In an open letter on January 11, CPJ asked U.S. President Barack Obama to raise the issue of jailed journalists with Hu Jintao while the Chinese leader is in Washington this week. They have plenty to talk about, but journalist freedom and security should be near the top of the agenda.
Year after year, China has held the dubious distinction of being the worst jailer of journalists in the world. Many recent detainees were jailed because of Internet-related activity; China has the reputation of using the most advanced techniques to monitor and quell dissent online. But it’s not just imprisonments: Two Chinese journalists died recently in circumstances that have not been fully explained.
Zhang Jianhong, a website editor sentenced to a six-year prison term in 2007, died on December 31 after suffering a debilitating, long-term disease affecting the nervous system. Zhang, founder of Aiqinghai (Aegean Sea), a popular website shut down by the government, was repeatedly refused medical parole before finally being freed in June 2010. Zhang’s illness became so severe in prison that he could not perform basic tasks on his own. The delay in his release is an ugly blot on China’s human rights record. Zhang had been jailed on antistate charges for running pieces on political reform.
Sun Hongjie, a senior reporter for the Northern Xinjiang Morning Post, died on December 28, ten days after several assailants attacked him at a Kuitun construction site. Sun apparently believed he was meeting a source there. The official police explanation is that Sun was the victim of an online social relationship that had turned sour. Yet colleagues said Sun had been working on a story about a dairy processing plant that was being torn down to make way for housing for local authorities and party members. That’s a common–and politically sensitive–story in economically dynamic China.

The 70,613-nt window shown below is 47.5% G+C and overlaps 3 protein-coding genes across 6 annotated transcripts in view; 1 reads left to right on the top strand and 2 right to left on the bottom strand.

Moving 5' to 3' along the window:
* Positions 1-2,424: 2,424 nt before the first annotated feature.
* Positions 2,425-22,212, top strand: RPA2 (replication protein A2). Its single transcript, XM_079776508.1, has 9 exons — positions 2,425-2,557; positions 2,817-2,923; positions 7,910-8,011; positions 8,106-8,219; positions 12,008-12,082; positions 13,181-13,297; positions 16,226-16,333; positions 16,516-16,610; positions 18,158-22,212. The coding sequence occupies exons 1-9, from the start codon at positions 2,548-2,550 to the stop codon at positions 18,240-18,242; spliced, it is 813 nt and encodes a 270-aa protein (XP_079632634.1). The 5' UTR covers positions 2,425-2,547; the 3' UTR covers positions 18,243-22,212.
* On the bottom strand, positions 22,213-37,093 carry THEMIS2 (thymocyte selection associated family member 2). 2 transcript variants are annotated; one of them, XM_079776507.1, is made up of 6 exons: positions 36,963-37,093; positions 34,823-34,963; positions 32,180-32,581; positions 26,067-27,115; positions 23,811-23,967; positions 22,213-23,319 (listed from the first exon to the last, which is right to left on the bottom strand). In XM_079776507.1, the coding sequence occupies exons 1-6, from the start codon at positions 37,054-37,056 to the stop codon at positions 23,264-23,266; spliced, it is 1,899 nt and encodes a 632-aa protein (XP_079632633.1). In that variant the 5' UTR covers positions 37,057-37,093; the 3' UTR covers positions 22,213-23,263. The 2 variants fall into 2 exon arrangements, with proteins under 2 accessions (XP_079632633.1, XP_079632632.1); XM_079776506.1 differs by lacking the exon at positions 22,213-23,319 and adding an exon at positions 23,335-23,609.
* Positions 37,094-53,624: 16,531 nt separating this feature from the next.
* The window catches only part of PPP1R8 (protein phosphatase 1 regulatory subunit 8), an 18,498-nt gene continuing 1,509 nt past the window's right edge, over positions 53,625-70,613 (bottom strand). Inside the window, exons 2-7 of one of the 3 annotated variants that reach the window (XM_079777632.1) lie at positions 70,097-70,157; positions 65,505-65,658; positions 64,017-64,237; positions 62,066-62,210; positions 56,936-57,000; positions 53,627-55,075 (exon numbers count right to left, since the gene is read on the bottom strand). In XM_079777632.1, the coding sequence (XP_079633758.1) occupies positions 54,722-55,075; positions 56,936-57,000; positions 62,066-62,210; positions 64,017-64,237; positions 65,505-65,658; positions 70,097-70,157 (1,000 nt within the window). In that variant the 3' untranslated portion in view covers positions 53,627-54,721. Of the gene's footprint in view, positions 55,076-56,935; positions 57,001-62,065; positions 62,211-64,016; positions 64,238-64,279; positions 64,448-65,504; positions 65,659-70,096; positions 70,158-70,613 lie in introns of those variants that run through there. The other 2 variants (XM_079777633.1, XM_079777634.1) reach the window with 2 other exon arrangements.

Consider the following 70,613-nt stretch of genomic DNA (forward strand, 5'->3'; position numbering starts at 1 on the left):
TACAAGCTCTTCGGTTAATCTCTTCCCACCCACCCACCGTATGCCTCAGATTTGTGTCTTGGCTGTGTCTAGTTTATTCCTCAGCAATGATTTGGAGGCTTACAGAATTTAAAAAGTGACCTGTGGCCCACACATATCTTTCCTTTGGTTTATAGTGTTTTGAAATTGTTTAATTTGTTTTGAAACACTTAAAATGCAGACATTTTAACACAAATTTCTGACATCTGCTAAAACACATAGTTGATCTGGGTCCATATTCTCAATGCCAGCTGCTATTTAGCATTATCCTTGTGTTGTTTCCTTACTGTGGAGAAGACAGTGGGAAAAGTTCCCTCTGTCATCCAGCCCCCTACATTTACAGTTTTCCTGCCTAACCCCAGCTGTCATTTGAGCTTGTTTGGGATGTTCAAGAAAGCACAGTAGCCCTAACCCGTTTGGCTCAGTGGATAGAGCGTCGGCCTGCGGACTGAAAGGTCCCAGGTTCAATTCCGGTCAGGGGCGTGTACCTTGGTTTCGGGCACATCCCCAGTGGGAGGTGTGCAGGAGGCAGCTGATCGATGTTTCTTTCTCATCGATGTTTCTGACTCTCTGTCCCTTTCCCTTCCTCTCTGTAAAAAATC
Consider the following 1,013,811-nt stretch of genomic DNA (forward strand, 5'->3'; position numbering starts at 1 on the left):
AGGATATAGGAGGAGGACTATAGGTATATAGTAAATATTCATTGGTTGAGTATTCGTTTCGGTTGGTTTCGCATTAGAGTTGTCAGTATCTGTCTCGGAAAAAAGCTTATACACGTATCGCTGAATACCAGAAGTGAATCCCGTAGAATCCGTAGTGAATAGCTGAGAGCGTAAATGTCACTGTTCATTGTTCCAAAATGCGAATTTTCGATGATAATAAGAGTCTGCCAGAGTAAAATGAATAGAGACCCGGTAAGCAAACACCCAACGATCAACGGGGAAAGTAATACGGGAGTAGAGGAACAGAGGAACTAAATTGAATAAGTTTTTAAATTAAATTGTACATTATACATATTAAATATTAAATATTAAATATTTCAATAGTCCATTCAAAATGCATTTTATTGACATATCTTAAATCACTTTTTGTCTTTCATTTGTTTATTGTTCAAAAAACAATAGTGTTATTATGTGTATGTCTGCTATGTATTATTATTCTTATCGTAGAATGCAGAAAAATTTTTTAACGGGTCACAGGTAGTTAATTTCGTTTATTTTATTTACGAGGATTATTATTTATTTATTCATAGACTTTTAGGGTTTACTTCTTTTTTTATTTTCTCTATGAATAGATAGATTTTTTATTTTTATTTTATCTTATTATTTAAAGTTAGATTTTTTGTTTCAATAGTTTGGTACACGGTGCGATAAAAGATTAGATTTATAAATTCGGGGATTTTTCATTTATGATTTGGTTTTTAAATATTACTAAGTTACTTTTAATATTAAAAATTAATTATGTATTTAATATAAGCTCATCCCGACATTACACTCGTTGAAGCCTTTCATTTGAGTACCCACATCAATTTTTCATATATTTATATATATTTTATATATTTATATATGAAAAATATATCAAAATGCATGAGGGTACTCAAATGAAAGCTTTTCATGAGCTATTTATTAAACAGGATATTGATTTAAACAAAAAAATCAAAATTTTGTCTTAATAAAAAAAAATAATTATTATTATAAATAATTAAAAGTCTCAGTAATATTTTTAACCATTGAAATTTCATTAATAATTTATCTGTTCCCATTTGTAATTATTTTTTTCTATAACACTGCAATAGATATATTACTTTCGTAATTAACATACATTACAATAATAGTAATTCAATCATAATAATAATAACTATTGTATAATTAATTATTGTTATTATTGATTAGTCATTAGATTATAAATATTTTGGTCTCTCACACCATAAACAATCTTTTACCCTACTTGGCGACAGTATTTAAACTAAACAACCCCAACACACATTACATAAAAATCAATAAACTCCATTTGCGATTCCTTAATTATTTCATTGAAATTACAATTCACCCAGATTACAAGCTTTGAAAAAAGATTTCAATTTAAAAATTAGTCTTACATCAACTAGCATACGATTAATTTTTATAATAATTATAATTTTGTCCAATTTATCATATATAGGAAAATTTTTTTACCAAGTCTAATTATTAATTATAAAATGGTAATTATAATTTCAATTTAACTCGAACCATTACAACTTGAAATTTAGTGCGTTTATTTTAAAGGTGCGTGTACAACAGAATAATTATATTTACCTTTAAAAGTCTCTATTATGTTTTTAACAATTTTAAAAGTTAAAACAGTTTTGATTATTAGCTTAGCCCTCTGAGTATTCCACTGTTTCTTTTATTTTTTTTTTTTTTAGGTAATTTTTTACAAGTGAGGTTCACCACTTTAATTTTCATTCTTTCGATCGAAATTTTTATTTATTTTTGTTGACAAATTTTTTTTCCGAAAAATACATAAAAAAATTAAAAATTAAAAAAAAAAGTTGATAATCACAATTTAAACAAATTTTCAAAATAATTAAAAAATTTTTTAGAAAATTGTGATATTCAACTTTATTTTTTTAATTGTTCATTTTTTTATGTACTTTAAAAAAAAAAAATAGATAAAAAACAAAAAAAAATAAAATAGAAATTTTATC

Recent attempts by researchers to speak with staffers at Sun’s newspaper have yielded no further information; his colleagues may have been pressed into silence. We expressed our skepticism about the official explanation in the Sun slaying, calling for an investigation by provincial or central government officials. That would address a conflict of interest at the local level, but authorities have said nothing publicly about pursuing an independent probe. The United Nations also urged further inquiry in the case: “In view of the nature of the attack, I call upon the authorities to carry out a thorough investigation into this crime and bring the perpetrators to justice,” UNESCO Director-General Irina Bokova said in a January 7 statement. If UNESCO can take China to task in the Sun murder, we think Obama can do so as well.